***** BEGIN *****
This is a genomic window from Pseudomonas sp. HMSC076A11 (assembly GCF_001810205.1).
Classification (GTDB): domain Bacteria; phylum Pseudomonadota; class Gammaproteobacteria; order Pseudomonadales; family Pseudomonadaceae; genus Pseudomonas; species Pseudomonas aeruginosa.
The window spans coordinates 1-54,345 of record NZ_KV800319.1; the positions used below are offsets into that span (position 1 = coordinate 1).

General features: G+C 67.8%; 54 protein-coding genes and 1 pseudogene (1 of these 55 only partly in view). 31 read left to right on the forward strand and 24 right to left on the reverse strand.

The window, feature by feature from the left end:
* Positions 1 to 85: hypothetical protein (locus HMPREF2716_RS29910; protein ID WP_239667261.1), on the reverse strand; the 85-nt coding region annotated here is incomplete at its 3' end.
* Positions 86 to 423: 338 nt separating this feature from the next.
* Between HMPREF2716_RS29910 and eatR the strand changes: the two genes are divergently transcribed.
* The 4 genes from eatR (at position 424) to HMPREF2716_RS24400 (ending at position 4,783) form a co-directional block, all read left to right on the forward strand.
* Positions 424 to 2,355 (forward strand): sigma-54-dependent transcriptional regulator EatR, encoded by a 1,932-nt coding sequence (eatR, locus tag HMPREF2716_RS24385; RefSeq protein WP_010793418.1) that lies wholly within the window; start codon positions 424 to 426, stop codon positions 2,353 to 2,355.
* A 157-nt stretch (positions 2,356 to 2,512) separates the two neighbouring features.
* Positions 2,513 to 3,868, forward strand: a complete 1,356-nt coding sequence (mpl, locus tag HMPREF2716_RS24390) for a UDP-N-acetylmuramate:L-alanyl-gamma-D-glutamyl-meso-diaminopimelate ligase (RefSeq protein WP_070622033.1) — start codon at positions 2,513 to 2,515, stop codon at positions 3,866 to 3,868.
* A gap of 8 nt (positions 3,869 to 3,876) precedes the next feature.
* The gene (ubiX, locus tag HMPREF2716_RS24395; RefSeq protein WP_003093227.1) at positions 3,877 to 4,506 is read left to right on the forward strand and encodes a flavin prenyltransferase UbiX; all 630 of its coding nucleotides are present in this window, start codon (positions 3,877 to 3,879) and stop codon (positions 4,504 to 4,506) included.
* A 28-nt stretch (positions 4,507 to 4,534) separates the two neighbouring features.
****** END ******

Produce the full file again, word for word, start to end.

This is a genomic window from Pseudomonas sp. HMSC076A11 (assembly GCF_001810205.1).
Classification (GTDB): domain Bacteria; phylum Pseudomonadota; class Gammaproteobacteria; order Pseudomonadales; family Pseudomonadaceae; genus Pseudomonas; species Pseudomonas aeruginosa.
The window spans coordinates 1-54,345 of record NZ_KV800319.1; the positions used below are offsets into that span (position 1 = coordinate 1).

General features: G+C 67.8%; 54 protein-coding genes and 1 pseudogene (1 of these 55 only partly in view). 31 read left to right on the forward strand and 24 right to left on the reverse strand.

The window, feature by feature from the left end:
* Positions 1 to 85: hypothetical protein (locus HMPREF2716_RS29910; protein ID WP_239667261.1), on the reverse strand; the 85-nt coding region annotated here is incomplete at its 3' end.
* Positions 86 to 423: 338 nt separating this feature from the next.
* Between HMPREF2716_RS29910 and eatR the strand changes: the two genes are divergently transcribed.
* The 4 genes from eatR (at position 424) to HMPREF2716_RS24400 (ending at position 4,783) form a co-directional block, all read left to right on the forward strand.
* Positions 424 to 2,355 (forward strand): sigma-54-dependent transcriptional regulator EatR, encoded by a 1,932-nt coding sequence (eatR, locus tag HMPREF2716_RS24385; RefSeq protein WP_010793418.1) that lies wholly within the window; start codon positions 424 to 426, stop codon positions 2,353 to 2,355.
* A 157-nt stretch (positions 2,356 to 2,512) separates the two neighbouring features.
* Positions 2,513 to 3,868, forward strand: a complete 1,356-nt coding sequence (mpl, locus tag HMPREF2716_RS24390) for a UDP-N-acetylmuramate:L-alanyl-gamma-D-glutamyl-meso-diaminopimelate ligase (RefSeq protein WP_070622033.1) — start codon at positions 2,513 to 2,515, stop codon at positions 3,866 to 3,868.
* A gap of 8 nt (positions 3,869 to 3,876) precedes the next feature.
* The gene (ubiX, locus tag HMPREF2716_RS24395; RefSeq protein WP_003093227.1) at positions 3,877 to 4,506 is read left to right on the forward strand and encodes a flavin prenyltransferase UbiX; all 630 of its coding nucleotides are present in this window, start codon (positions 3,877 to 3,879) and stop codon (positions 4,504 to 4,506) included.
* A 28-nt stretch (positions 4,507 to 4,534) separates the two neighbouring features.